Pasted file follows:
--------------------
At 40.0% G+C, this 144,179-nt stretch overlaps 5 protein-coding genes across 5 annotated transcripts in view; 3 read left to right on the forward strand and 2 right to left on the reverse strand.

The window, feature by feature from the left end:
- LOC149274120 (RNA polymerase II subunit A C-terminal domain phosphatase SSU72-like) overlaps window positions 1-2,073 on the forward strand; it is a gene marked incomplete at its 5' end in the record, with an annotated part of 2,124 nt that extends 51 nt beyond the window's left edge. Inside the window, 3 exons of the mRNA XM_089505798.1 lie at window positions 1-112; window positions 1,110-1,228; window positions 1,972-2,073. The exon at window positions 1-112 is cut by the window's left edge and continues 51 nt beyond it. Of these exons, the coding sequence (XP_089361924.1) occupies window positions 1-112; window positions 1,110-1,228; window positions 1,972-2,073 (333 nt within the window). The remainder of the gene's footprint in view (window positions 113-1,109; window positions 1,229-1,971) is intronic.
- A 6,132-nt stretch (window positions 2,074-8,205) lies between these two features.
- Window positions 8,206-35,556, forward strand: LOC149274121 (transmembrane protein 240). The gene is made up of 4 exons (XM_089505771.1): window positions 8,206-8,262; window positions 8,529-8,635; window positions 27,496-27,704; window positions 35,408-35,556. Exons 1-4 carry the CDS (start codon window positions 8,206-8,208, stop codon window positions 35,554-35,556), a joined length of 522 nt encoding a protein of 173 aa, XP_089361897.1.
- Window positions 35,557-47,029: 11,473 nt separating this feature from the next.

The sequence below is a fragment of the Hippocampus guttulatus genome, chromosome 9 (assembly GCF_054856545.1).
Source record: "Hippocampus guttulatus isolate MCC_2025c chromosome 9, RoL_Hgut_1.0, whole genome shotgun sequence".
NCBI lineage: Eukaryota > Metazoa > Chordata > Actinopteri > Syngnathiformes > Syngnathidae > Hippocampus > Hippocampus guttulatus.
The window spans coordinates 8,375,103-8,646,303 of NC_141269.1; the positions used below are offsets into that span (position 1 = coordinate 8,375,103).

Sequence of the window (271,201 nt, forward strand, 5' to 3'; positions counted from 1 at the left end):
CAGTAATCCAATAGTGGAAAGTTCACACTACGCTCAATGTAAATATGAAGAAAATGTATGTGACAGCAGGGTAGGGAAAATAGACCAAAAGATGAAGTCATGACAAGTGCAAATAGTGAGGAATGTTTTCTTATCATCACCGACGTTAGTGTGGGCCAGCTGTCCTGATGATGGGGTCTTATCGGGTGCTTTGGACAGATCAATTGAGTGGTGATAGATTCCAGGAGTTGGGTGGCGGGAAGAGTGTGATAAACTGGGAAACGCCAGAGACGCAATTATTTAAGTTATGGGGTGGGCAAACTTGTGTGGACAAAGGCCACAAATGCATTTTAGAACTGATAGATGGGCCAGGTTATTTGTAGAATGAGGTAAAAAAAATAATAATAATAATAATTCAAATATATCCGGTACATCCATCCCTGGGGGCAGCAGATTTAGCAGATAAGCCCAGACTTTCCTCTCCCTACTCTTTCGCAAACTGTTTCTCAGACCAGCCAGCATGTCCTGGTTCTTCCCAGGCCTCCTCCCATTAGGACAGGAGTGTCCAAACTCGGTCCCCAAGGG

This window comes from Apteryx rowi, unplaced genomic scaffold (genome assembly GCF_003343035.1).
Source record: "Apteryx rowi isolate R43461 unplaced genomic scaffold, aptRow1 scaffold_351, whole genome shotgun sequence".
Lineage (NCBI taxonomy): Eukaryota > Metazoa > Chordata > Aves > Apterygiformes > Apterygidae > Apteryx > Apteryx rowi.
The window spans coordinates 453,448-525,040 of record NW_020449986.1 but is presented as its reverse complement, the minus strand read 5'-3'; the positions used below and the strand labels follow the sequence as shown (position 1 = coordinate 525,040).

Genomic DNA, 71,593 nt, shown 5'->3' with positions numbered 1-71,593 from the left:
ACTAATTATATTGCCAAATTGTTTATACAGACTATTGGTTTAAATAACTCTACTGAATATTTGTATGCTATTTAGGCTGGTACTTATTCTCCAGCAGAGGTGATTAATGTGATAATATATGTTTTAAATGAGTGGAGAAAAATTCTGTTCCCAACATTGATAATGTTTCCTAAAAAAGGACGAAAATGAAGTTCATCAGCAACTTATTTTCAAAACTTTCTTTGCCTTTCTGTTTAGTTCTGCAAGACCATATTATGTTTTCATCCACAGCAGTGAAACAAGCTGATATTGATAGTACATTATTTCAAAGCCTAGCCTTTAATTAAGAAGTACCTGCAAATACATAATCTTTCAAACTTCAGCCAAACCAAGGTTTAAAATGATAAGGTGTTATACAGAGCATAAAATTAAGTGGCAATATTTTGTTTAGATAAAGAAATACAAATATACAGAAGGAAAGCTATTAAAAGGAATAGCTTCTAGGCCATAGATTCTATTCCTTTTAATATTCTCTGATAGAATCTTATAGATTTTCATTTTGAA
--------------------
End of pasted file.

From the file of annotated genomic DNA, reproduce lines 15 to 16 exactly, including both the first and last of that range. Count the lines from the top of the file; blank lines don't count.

Lineage (NCBI taxonomy): Eukaryota > Metazoa > Chordata > Aves > Apterygiformes > Apterygidae > Apteryx > Apteryx rowi.
The window spans coordinates 453,448-525,040 of record NW_020449986.1 but is presented as its reverse complement, the minus strand read 5'-3'; the positions used below and the strand labels follow the sequence as shown (position 1 = coordinate 525,040).